On May 25, 2018, the most comprehensive modification to data protection in over two decades becomes effective: the European General Data Protection Regulation (EU GDPR). The GDPR consists of 11 chapters and 91 articles that outline the specific requirements and regulations organizations must comply with pertaining to the rights of individuals and their personal data.
While there are clear benefits to GDPR, not only for individuals but for enterprises as well, the change is nonetheless a major one, and many companies may be struggling to determine exactly what changes they’ll need to make to ensure compliance.
The EU General Data Protection Regulation (GDPR) sets out a new, unified privacy law for Europe. The new law is relevant not just to businesses established in Europe; it will also apply to entities worldwide that provide goods and services to individuals in Europe, and online platforms and other website operators that are accessible from Europe. – McDermott Will & Emer
As marketers, we represent the voice of the customer. The best possible outcome is that Marketing provides the customer with information considered valuable and we should do this for all customers, not just the EU.
One way to provide valuable information to customers and prospects is to use a preference centre.
Forrester defines a preference centre as follows: “The business practice of systematically collecting, managing, and utilizing explicit customer preferences – about frequency, channel, content, interests, and intent – in outbound communications. These preferences are managed in a centralized repository and collected in a user-facing portal known as a preference centre.”
Preference management provides you with the ability to honour your customers’ needs, improve marketing ROI, and comply with GDPR regulations. Customers can identify how often they want to receive communications from you and on which marketing channels – email, text, blogs, etc.
Recent research from Business.com indicates that companies with a great customer experience will drive revenue growth. Your preference centre should be interactive and it should immediately update across devices.
There are many ways to enhance your customer’s experience, below are a few tips to help you:
- Collect only the needed information.
- Required versus optional fields: Every field should not be required – only the fields that are relevant for the user experience. For example, if the subscriber opts into email, then the preference centre should require the email address; if the subscriber opts into SMS, then their mobile number is required; and so on.
- Pre-populate forms: Use the customer data from your marketing database to save the subscriber time and inherently provide a better experience.
- Global unsubscribe: A global unsubscribe operation is required. CAN-SPAM opt-out law also requires marketers to enable this feature in real-time.
- Access and security: The preference centre should be easy to access and should require authentication only if the subscriber intends to update his/her information or preferences.
- Verification of a subscriber’s preferences: The marketing automation system should send an email to the subscriber asking him/her to confirm the subscription. The system should present a clear confirmation screen and save the subscriber’s response. The system should send an email verifying any changes made to the subscriber data.
- Segmentation: A preference centre must connect with the marketing database. Only those subscriber selections should be sent to a subscriber.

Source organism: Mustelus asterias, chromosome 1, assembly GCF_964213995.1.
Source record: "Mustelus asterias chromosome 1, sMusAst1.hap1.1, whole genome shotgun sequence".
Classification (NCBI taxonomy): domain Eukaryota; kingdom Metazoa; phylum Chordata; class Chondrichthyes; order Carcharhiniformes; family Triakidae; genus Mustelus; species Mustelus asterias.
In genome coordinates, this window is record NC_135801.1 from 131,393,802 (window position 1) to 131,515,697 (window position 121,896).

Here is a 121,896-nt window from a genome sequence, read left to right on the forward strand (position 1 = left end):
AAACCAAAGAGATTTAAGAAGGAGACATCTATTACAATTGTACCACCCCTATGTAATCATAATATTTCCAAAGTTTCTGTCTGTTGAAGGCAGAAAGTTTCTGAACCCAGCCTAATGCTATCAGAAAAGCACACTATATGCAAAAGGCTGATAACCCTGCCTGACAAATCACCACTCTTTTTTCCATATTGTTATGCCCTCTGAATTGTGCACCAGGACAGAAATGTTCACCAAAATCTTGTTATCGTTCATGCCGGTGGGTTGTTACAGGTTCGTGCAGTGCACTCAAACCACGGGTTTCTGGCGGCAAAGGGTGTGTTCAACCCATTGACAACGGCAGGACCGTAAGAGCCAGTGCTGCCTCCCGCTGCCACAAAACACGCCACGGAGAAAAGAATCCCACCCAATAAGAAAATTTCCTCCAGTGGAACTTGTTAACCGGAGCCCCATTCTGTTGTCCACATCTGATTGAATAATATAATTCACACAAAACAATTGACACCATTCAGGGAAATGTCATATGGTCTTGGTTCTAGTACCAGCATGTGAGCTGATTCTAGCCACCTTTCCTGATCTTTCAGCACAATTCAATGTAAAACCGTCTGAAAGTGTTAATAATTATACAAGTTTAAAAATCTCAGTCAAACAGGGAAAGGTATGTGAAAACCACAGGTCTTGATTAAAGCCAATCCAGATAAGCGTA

- Reporting: On-demand reports should be available showing all subscriber changes and requests. Data validation and alert system: A set of data validation rules and related alerts are needed when unusual activity is detected.
Both your marketing database and your marketing automation system play a role in complying with GDPR and providing a quality customer experience.
Your marketing database should be responsive without API limits and/or transaction bottlenecks. It must process multiple real-time transactions from all data sources daily: Web, email, social, and other marketing channels. Most important, it must be able to create a single record for a subscriber to include all the subscriber’s information globally. New data from the subscriber should update existing data. The database should allow for integrated reporting for a subscriber from all marketing channels.
The marketing automation system should be cleaned daily using the data in the marketing database. (Vendors are available that can assist.)
User Acceptance Testing
A best-practice for the preference centre includes user-testing of the layout, navigation, and content. Here, the focus is on ensuring easy task completion and organizing the layout into logical groupings of preferences and interests.
Data Protection Officer
GDPR requires that companies have a data protection officer. Under Article 37, data protection officers must be appointed for all public authorities, and where the core activities of the controller or the appointment processor involve “regular and systematic monitoring of data subjects on a large scale” or where the entity conducts large-scale processing of “special categories of personal data” (such as race or ethnic origin, political preference, religious or philosophical beliefs, and the like).
Although an early draft of the GDPR limited mandatory data protection officer appointment to companies with more than 250 employees, the last version has no restriction.
Though GDPR may seem difficult, it will be less so if you think Customer First. That mindset is what marketing is all about, and GDPR only moves us closer to achieving it.
For a comprehensive checklist, checkout NGData.
Problems with managing your data? Quidtree is a data management system specifically designed your you, the marketer, in mind.